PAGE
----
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With a Positive Outlook, Keren Tackles a Rare Cancer Called Rhabdomyosarcoma

In spite of a challenging treatment regimen and the amputation of her leg, Keren Clay continues to find joy through music and art with support from her family and care team at Children’s Healthcare of Atlanta.

Keren Clay smiling in hospital with oncologist

When Keren was diagnosed with Stage 4 rhabdomyosarcoma, a rare and aggressive cancer in the form of a solid tumor, her family made it their mission to make each day the best possible, despite the tough road Keren had ahead of her.

“Our approach was not just to make sure Keren was happy, but optimistic. Because research shows that having a positive attitude is one of the most important things you can do for healing,” says Kelly Clay, Keren’s mother.

Keren’s cancer journey began in the fall of 2017, when she began complaining of foot pain and a lump on the bottom of her foot. Her parents, Kelly and Jonathan, thought it may just be a soccer injury, so they took her to a sports medicine primary care physician.

“He had no idea what it was after seeing the X-ray, so they sent us to an orthopedist, who then connected us to Children’s Healthcare of Atlanta,” says Kelly.

Initially, they diagnosed Keren with having a vascular anomaly, but after treatment didn’t seem to be working, they ordered an MRI and biopsy. Doctors confirmed it was a cancerous tumor on Feb. 6, 2018.

Putting fun and family first

Rather than begin treatment immediately, the Clay family packed their bags for a last-minute trip to Orlando, Fla. “It was a way for us to have some control over an uncontrollable situation and it set a tone for how we wanted to approach Keren’s cancer,” says Kelly. “We wanted to make each day with her the best we could. That trip was the beginning of a philosophy and approach to always put our family first.”

The day after returning from their trip, Keren was admitted to the Aflac Cancer and Blood Disorders Center of Children’s, and immediately began treatment. Because her tumor was wrapped within the muscle and bone of her foot, doctors recommended an amputation below the knee.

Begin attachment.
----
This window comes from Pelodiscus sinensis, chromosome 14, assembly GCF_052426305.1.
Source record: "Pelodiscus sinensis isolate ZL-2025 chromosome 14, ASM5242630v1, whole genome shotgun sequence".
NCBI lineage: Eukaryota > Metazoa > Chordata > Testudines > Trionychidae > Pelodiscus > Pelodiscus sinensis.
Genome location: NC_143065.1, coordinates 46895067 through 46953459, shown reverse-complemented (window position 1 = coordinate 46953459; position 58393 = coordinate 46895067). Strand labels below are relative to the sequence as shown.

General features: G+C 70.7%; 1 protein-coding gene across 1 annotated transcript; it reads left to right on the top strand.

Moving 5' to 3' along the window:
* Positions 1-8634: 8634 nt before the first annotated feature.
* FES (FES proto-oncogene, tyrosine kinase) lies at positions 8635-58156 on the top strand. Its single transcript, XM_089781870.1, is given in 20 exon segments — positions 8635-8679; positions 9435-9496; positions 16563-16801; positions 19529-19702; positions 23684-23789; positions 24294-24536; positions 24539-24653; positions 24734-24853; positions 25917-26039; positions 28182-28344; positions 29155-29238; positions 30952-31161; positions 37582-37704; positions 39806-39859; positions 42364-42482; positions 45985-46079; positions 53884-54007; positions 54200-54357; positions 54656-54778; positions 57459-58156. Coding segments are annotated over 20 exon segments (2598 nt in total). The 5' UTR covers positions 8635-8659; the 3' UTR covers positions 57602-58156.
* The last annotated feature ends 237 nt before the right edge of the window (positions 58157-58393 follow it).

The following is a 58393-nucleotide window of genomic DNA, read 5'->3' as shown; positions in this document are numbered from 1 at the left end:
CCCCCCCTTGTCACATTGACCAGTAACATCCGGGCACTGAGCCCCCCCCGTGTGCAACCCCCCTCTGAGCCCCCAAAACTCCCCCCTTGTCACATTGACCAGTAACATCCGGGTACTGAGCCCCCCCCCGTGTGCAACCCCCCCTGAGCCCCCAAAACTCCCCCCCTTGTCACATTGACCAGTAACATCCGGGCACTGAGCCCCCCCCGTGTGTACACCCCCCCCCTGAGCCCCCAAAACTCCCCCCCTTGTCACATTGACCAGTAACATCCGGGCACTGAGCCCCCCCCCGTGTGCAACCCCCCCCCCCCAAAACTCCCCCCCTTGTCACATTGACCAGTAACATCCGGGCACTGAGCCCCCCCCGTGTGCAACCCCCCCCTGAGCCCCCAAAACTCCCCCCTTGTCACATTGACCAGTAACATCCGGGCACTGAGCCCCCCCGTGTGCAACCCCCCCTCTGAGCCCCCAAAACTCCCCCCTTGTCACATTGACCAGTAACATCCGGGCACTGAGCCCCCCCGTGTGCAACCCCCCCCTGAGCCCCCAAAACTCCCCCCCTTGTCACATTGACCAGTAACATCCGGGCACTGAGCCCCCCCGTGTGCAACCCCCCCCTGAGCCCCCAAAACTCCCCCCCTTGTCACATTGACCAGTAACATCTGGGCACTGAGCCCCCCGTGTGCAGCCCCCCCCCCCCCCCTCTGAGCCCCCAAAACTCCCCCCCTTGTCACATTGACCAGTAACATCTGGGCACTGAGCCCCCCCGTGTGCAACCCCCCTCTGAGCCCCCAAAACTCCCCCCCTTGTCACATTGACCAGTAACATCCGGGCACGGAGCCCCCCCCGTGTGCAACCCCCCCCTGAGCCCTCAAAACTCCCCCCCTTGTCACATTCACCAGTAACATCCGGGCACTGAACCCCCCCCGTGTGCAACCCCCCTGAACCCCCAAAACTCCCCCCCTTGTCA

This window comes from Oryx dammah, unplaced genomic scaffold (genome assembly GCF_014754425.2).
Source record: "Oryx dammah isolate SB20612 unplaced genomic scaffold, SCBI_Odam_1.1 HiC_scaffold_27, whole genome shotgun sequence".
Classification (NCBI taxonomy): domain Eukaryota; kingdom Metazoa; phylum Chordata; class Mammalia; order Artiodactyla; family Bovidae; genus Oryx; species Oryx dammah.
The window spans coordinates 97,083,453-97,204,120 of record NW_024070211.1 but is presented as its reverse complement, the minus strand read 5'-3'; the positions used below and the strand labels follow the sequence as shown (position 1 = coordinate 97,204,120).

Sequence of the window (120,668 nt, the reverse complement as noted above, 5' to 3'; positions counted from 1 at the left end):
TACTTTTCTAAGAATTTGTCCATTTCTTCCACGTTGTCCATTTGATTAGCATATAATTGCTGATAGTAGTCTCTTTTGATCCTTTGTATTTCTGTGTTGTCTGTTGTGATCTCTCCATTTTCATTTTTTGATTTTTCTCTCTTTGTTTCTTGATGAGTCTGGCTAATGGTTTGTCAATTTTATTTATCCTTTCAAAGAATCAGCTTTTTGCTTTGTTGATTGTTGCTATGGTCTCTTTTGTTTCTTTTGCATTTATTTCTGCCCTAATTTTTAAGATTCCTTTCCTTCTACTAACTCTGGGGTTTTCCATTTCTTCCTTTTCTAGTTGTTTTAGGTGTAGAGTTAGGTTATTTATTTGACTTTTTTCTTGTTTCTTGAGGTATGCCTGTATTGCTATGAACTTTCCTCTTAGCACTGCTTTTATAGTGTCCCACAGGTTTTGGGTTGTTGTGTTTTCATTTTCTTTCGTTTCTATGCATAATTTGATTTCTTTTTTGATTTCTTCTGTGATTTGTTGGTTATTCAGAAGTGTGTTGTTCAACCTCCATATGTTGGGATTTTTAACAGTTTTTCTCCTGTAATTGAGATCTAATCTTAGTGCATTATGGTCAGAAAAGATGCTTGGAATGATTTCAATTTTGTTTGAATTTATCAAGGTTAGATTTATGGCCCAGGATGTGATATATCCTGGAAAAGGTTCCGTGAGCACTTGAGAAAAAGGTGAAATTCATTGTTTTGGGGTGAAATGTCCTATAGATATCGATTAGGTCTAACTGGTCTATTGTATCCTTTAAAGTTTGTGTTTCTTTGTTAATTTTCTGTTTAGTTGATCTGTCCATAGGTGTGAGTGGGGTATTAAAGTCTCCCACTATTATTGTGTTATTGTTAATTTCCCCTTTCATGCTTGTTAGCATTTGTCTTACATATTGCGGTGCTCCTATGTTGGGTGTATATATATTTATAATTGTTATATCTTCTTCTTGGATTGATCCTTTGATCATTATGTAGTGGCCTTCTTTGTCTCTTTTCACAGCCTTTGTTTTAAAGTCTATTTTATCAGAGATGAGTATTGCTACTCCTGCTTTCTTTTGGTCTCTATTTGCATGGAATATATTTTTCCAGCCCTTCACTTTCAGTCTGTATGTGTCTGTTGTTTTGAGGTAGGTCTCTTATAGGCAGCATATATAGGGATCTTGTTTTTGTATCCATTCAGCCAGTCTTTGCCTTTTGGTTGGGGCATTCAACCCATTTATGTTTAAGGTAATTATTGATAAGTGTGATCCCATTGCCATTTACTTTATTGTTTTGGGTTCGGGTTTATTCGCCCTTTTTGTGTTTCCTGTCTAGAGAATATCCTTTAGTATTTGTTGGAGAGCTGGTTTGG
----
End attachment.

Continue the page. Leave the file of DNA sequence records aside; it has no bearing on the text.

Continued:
“It was very difficult, but Keren did a great job adjusting,” Kelly says. “She’s always been a very positive, happy child.”

Adapting to amputation

This, however, was a challenge. Eleven-year-old Keren was a former soccer player; she loved to swim and play outside, so having limited mobility was life-changing for her. Unfortunately, complications delayed her treatment and her prosthetic.

After celebrating the end of her first round of chemotherapy, she started a second regimen that included another 20 radiation treatments. In a year-and-a-half, Keren grew 2 inches in height, but she lost her hair twice as a result of her treatments.

To get through the hard days, Keren turned to the Music and Art Therapy programs, as well as snuggles with our facility dogs. Kelly says they are especially thankful for these activities that brought Keren a bit of joy and for the care team and friends that supported her throughout her treatment.

“It was such a relief to have them there,” Kelly adds. “It’s hard to make each day good for your child when they’re cooped up in a hospital, but the Aflac Cancer and Blood Disorders Center team helped take a lot of pressure off me. We felt safe when we were there, and we felt the support, love and comfort.”

Kelly encourages others to give to the Aflac Cancer and Blood Disorders Center so that they can continue to offer such programming for kids going through the same struggles Keren has. “What the hospital does to make the children feel more comfortable just by providing these additional services is so special. Those are the things that help kids pass the day and what they look forward to each day.”

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